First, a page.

In difficult times, it can be tempting to want to hide under your bed covers until it’s safe again. For Stacey Vanek Smith ’99, co-host of “The Indicator” podcast from National Public Radio’s Planet Money, throwing a comforter over her head has literally become part of her daily routine during the current COVID-19 crisis.

Since the pandemic slammed into New York City, forcing most residents to work from home, Vanek Smith, who’s been an audio journalist covering the economy for 17 years and joined Planet Money in 2014, has continued recording her portions of the podcast from her Brooklyn apartment. She has experimented with a variety of jerry-rigged arrangements and discovered that snuggling underneath her comforter muffled any recording echo and provided decent acoustics. Since setting up her cozy, DIY soundbooth on March 11, Vanek Smith has delivered 24 new episodes, and there’s no chance of slowing down.

“We’re an economics podcast and if we don’t broadcast now, then why do we exist?” she said. “There’s unemployment, there’s healthcare, there’s a million small businesses who are desperate for money. It almost feels like the stories are choosing themselves. But we can only cover one a day. Things are changing so fast that just keeping up is the challenge right now.”

In the last week, Vanek Smith and her team (co-host Cardiff Garcia, two producers, an editor and an intern) released new episodes that examined ongoing trade wars, the gig economy, and the lessons of the deadly 1918 flu outbreak. Listeners seem to be hungry for the timely content: Vanek Smith said downloads of “The Indicator” are up about 57 percent compared to last year and around 10 percent from just last month.

Vanek Smith has adjusted to her new workplace, but she definitely feels restricted. “I feel like I’m reporting from a bubble, and professionally, that’s a really hard thing,” she said. “I want to be out in the field. Like, I really want to go to an emergency room right now. But I can’t. That’s not responsible.”

For now, she’ll settle for a slightly less suffocative workplace. Last weekend, she upgraded her home studio. “I finally cleared out a closet and made a little makeshift studio out of a food tray and a blanket that I nailed to the wall,” she said. “I don’t think we’re going back to [the office] anytime soon, and like everyone else, we just have to figure this out. Because we’re still sort of in the thick of it.”

To subscribe or listen to “The Indicator” podcast, visit NPR.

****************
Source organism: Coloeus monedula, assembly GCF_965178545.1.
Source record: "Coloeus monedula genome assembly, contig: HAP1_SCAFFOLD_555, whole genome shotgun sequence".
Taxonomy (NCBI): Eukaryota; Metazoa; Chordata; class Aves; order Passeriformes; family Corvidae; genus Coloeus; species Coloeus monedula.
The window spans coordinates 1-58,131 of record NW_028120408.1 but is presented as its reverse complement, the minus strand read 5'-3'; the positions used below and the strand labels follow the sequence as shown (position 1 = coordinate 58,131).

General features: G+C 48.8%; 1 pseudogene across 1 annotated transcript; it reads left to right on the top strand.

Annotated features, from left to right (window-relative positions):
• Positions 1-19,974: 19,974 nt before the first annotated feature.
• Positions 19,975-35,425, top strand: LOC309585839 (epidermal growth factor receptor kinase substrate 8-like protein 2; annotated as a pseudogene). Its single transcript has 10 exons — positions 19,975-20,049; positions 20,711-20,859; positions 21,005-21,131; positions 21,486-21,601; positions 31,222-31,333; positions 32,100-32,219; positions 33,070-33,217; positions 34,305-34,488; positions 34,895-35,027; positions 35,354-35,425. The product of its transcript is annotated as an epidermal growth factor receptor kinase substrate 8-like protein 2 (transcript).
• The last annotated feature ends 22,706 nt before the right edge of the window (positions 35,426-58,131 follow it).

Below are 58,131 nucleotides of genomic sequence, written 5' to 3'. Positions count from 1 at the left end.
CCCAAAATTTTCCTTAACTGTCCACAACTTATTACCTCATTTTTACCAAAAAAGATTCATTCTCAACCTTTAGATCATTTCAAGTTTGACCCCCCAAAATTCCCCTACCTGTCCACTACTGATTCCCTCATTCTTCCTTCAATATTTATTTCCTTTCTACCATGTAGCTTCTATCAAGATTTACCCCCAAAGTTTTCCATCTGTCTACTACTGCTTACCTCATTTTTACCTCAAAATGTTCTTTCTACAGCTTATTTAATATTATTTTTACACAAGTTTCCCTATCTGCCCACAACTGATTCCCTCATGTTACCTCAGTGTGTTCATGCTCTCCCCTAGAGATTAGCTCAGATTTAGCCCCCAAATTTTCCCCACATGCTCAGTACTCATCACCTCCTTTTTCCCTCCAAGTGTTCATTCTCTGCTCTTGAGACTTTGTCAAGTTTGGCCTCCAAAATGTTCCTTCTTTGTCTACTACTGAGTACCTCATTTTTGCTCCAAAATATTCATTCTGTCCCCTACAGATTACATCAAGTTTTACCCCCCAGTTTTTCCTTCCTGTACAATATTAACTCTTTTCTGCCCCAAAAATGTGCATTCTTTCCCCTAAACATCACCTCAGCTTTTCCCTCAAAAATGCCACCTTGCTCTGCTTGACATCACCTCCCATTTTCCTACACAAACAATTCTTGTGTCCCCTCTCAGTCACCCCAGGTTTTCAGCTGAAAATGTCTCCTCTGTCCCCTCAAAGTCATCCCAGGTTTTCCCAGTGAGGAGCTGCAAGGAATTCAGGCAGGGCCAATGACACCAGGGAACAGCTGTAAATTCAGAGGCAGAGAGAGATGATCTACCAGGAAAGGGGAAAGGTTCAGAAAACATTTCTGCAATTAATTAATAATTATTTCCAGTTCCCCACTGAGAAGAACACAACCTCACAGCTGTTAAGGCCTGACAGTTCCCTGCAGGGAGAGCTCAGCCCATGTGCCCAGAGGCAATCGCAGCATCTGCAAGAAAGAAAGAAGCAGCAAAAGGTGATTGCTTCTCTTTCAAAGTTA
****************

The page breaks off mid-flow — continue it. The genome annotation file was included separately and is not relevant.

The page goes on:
Maggie Zhang and Daniel He

Alumni create online directory to support local businesses

Mar 30, 2020 Community

Maggie Zhang ’16 and Daniel He ’16 recognize that small businesses are the heart of our communities — and the most susceptible to the economic effects of the pandemic. To help those businesses survive, they created Local for Later, an online directory to promote local businesses through gift cards. they wrote on their site, which has grown to include 11 U.S. cities.

Each city’s list is made up of businesses submitted by users, and includes restaurants, shops, and activities like theaters and tour companies.

See the lists and add your favorite here.

Messages to #VirtualPrincetonU

Princeton Faculty Members Send Greetings As Classes Go Virtual

Mar 26, 2020 Community , Education

No one has all the answers about what comes next, not even Princeton faculty. But as Princeton shifted to virtual learning during the COVID-19 outbreak, professors from across disciplines sent warm video reassurance that their mission remained the same, and that Princeton is wherever you are.

#TellUsTigers Q&A: Tanesha Brown, nurse manager, University Health Services

#TellUsTigers Q&A: Tanesha Brown, nurse manager, University Health Services

Mar 20, 2020 Community , Health Care

Tanesha Brown, the nurse manager at University Health Services, is a critical member of the University’s coronavirus preparedness team, working with a broad range of departments and colleagues across campus. She reflects on addressing the fear of the unknown, how she practices self-care and the most important things she wants people to know during the coronavirus crisis. Read more …